The U.S. housing market appears to have bottomed out and looks likely to return closer to normal--but not boom--levels by 2012, a group of housing economists predicted today.

Enthusiasm with several strings attached was the prevailing mood expressed in presentations prepared for the National Association of Home Builders (NAHB) 2009 Fall Construction Forecast Conference. Those experts who did venture numbers suggested that housing starts, which were at a seasonally adjusted annual rate of 590,000 in September, would top 800,000 around mid-2010, crack 1 million in mid-2011 and go over 1.5 million during 2012. That's still significantly below the 2005-2006 boom years, however, when starts topped 2 million, or even what some economists regard as a sustainable housing demand of roughly 1.8 million starts. But for a beleaguered industry, any sign of growth is good news.

Indeed, after having to predict slumps at past NAHB conferences, the economists' presentations were nearly giddy in comparison. "Housing Market Recovery: Are We There Yet?" Robert Denk, NAHB's assistant vice president for forecasting and analysis, titled his presentation. The next slide gave his answer: "YES!"

Mark Zandi, chief economist at Moody's, entitled his speech "The Housing Crash Is Nearly History." And Carl Reichardt, managing director and senior research analyst at Wells Fargo Securities, said he thinks St. Patrick's Day was the date the market bottomed out this year.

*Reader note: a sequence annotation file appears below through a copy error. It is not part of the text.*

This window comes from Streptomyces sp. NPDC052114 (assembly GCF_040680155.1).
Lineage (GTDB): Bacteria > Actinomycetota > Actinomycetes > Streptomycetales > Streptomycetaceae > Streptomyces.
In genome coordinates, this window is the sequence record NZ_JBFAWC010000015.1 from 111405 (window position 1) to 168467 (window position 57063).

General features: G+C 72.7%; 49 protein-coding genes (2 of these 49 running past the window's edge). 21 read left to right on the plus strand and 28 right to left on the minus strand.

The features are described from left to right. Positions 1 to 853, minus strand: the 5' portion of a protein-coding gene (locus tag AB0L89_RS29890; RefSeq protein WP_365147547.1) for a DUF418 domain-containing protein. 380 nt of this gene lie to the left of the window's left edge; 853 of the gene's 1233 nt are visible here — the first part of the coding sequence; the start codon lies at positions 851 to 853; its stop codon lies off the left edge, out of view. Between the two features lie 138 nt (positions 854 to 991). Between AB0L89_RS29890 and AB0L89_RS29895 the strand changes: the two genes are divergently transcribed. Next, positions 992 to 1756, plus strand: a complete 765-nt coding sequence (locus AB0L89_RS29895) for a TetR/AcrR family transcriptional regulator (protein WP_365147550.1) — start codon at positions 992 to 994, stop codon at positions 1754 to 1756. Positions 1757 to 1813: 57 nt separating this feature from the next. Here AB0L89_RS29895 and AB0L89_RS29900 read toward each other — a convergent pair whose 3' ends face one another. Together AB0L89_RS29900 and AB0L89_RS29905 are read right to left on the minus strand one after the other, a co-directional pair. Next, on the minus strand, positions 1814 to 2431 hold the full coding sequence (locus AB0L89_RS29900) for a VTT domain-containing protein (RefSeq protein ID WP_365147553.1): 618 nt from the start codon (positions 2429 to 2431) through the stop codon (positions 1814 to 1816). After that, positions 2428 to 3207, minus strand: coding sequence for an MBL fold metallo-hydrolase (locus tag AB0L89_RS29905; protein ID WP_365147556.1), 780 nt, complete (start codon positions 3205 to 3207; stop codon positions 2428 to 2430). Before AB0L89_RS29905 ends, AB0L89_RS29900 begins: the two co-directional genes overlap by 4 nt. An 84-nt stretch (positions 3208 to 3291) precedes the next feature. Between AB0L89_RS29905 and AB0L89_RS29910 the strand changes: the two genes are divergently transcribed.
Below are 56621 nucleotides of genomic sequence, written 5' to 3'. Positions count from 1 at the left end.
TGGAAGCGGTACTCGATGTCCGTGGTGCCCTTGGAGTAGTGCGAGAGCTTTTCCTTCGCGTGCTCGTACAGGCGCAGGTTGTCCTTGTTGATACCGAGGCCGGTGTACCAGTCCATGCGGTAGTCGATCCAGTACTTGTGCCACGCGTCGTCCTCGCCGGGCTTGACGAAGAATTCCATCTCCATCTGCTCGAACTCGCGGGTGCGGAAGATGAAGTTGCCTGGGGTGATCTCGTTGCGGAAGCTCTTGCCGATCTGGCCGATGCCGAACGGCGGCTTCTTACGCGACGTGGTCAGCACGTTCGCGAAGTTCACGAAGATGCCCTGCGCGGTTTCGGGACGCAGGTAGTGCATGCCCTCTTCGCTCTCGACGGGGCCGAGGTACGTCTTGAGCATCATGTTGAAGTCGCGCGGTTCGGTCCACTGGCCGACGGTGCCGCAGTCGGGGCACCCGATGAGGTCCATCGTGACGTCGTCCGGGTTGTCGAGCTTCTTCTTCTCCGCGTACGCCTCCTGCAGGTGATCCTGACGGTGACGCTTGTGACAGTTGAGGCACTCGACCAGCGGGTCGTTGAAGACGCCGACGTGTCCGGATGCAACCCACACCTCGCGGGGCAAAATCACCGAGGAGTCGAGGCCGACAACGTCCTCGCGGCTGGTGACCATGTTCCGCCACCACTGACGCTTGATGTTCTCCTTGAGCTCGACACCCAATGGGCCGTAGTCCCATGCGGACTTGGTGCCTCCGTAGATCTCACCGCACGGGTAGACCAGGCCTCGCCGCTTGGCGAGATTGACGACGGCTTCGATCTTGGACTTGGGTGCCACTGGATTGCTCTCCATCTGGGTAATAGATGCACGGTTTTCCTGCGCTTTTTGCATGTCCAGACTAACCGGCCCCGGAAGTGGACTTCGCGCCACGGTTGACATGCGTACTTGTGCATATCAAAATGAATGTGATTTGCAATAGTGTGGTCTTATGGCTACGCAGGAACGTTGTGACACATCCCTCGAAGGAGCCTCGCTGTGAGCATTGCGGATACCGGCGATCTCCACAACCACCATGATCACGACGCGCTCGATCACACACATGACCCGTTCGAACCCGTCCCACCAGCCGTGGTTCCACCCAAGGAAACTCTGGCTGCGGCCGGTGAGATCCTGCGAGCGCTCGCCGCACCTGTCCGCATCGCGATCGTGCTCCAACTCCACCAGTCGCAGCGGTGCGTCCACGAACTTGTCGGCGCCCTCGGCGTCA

NAHB Chief Economist David Crowe forecast that several key improvements in the economy--including employment growth, a reduced unemployment rate, and inflation-adjusted increases in the gross domestic product--all would start showing up sometime next year. He looks for a sharp, V-shaped recovery in both starts and in sales of new and existing homes to become apparent by next summer.

Joel Prakken, chairman of Macroeconomic Advisers, also saw better days ahead; he predicts private housing starts will rise from an annual rate of 614,000 this quarter to 1.1 million in the July-September period of 2010. But like the others, he cited several downside risks. They include lingering problems with the mortgage security markets, stingy bank lending to consumers, the possibility that home prices will erode again, and such unknowns as energy prices and the knock-on effects on the economy from health care reform. As one of Denk's slides suggested, we're on "The Long Road Back to Normal."